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GERM-WARFARE SECRECY BUGS OWENS, BUT HANSEN SAYS IT PROTECTS SECURITY

SHARE GERM-WARFARE SECRECY BUGS OWENS, BUT HANSEN SAYS IT PROTECTS SECURITY

A new round of secrecy about germ-warfare research bugs Rep. Wayne Owens, D-Utah - but delights rival Rep. Jim Hansen, R-Utah.

Owens - despite Hansen's opposition - pushed through the House last year a defense budget requirement that the Army list all the biologic agents it uses, where they are used and their characteristics.But Hansen had the last laugh this week - and said national security was better protected - when the Army sent Congress the required list with only scant information.

That was allowed because of a change in Owens' original wording that Hansen pushed for in a House-Senate panel appointed to work out differences in the two bodies' defense budget bills.

Hansen, who was appointed to that panel because he is a member of the House Armed Services Committee, supported wording that forced the Army to reveal only those germ agents not already "listed in the Centers for Disease Control Guidelines."

Those voluminous guidelines outline suggested laboratory precautions for use of virtually every disease-causing germ known to man.

That didn't leave many other agents for the Army to mention in its list - and didn't force the Army to reveal which guideline-covered deadly germs it is using and where.

Little revealed in list

The new list did mention some toxins, or poisons, derived from such sources as venom from snakes, scorpions and puffer fish. But an aide to Owens said such toxins don't present much public health or germ-warfare risk because they do not easily spread to the masses or become contagious as do some disease-causing germs.

None of those toxins was listed as being used at the three Utah sites that are part of the Army's Biological Defense Research Program - Dugway Proving Ground and Brigham Young and Utah State universities.

-Hansen smiled when asked about the list and said, "We won on this one." He said disclosure of all agents used by the Army could aid enemies and said he is confident the Army is working with local health officials to inform them of all pertinent risks.

-Owens said he was "unhappy that the Army chose to follow such a narrow reading of the law. This list was to help ease concerns in the international community that we might be engaging in biological warfare by showing openly what we are doing. That didn't happen."

He added, however, "Under current law the Army still must make all of this information available to anyone who seeks it. We just tried to make that easier by requiring the list."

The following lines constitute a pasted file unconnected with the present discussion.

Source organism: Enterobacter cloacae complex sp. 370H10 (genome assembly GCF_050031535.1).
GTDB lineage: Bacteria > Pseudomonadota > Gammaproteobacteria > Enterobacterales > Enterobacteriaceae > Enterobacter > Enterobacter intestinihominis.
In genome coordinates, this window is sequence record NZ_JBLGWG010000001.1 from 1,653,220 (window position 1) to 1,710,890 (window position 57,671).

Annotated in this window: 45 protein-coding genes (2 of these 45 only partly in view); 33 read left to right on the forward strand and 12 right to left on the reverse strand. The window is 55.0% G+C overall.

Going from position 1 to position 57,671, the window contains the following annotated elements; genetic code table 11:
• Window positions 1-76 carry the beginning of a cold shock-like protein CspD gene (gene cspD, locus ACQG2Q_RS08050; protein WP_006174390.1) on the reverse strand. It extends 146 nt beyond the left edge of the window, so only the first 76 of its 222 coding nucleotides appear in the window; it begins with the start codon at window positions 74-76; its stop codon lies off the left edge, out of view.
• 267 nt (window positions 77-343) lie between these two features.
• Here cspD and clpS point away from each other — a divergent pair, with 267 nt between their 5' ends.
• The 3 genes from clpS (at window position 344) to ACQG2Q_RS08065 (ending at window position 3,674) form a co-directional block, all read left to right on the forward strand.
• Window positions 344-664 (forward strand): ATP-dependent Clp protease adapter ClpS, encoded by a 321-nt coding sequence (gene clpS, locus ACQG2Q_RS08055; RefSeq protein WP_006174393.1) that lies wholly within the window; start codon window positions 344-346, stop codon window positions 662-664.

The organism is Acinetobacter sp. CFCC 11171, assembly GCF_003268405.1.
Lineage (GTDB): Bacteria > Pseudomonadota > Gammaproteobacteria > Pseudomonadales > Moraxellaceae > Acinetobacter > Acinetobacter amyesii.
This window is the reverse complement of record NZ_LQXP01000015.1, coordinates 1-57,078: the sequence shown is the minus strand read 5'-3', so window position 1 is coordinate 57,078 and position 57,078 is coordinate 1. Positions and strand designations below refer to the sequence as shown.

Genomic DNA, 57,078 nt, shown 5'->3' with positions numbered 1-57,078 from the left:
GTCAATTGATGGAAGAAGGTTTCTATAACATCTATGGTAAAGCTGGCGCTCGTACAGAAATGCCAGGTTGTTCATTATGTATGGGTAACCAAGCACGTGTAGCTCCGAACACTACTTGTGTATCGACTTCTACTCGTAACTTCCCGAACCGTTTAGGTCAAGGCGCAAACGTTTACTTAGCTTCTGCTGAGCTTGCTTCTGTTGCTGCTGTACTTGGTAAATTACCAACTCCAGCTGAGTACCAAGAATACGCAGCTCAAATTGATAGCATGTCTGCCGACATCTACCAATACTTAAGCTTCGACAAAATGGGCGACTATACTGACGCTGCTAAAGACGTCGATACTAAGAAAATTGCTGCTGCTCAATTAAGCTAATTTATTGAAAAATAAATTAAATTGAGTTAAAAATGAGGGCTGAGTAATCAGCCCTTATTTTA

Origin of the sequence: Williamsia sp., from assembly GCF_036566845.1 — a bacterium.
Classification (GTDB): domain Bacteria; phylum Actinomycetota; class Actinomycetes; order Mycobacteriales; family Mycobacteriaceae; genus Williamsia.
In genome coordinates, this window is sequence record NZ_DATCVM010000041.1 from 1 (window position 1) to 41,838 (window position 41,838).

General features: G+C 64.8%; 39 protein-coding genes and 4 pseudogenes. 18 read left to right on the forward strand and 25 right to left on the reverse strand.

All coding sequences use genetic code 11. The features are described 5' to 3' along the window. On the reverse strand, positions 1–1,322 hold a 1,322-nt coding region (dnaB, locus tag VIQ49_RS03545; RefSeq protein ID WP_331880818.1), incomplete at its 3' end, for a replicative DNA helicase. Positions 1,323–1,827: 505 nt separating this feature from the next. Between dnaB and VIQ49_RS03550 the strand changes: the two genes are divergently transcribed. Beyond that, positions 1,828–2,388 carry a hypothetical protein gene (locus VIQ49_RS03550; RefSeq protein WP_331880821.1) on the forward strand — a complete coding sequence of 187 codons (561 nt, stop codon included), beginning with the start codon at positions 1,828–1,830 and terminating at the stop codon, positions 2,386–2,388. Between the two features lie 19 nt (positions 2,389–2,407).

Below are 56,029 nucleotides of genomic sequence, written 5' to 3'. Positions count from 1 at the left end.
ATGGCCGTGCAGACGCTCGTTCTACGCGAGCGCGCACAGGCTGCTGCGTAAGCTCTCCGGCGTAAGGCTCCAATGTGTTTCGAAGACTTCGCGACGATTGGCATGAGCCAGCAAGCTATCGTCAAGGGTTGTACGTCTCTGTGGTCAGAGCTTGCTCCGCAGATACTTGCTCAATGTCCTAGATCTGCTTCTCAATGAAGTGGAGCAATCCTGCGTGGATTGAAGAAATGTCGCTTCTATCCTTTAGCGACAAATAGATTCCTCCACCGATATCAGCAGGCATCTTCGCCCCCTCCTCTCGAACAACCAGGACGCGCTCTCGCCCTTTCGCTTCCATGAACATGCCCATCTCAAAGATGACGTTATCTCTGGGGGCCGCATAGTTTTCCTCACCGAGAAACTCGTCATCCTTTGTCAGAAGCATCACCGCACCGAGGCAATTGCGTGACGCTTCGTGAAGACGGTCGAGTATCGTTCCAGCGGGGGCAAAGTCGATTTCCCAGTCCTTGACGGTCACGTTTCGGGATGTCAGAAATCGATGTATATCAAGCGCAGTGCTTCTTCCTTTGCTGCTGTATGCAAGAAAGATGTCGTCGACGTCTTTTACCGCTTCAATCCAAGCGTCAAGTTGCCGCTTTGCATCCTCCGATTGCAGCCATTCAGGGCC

Even though the Army's biologic research program is unclassified, many groups have complained about difficulty in obtaining information about it. The Deseret News, for example, requested information about numerous open-air biologic tests at Dugway Proving Ground, but the Army said most information had been destroyed, lost or did not exist.

Owens said he will try again to require a more comprehensive list, and is considering writing the Army or criticizing it in speeches to protest its scant disclosure this year.

-Steve Erickson, spokesman for the watchdog group Downwinders, said: "If the program is truly not classified, then why is there all this cloak and dagger stuff?"

He added that another bill by Owens to turn over military germ research to civilian agencies might be a good idea. "The Army didn't have to list any germ that was listed in Center for Disease Control Guidelines, but the public has no idea whether the Army is even following those guidelines.

"It's just another attempt to whitewash the Biological Defense Research Program and keep the public in the dark about what's going on in their own backyards."

Germ-warfare tests at Dugway

Controversy about the program in Utah peaked in recent years after the Deseret News reported that at least 279 - and possibly thousands - of open-air germ-warfare tests have been conducted at Dugway, and after a controversy about a proposed lab at Dugway that would make aerosols out of the most deadly disease-causing germs known to man.

Plans for that lab have been revised and now call for it to use only germs for which cures and vaccines are available. An updated draft environmental impact statement about it is due in mid-May, said Dugway spokesman Dick Whitaker.

Past Deseret News research also has revealed some of the germs used at Dugway in open-air tests through the years - even though currently used germs were not provided in the new Army list.

Former open-air tests have included germs that cause deadly anthrax, plague, tularemia, brucellosis, Q-fever, undulant fever, parrot fever and coccidioidomycosis.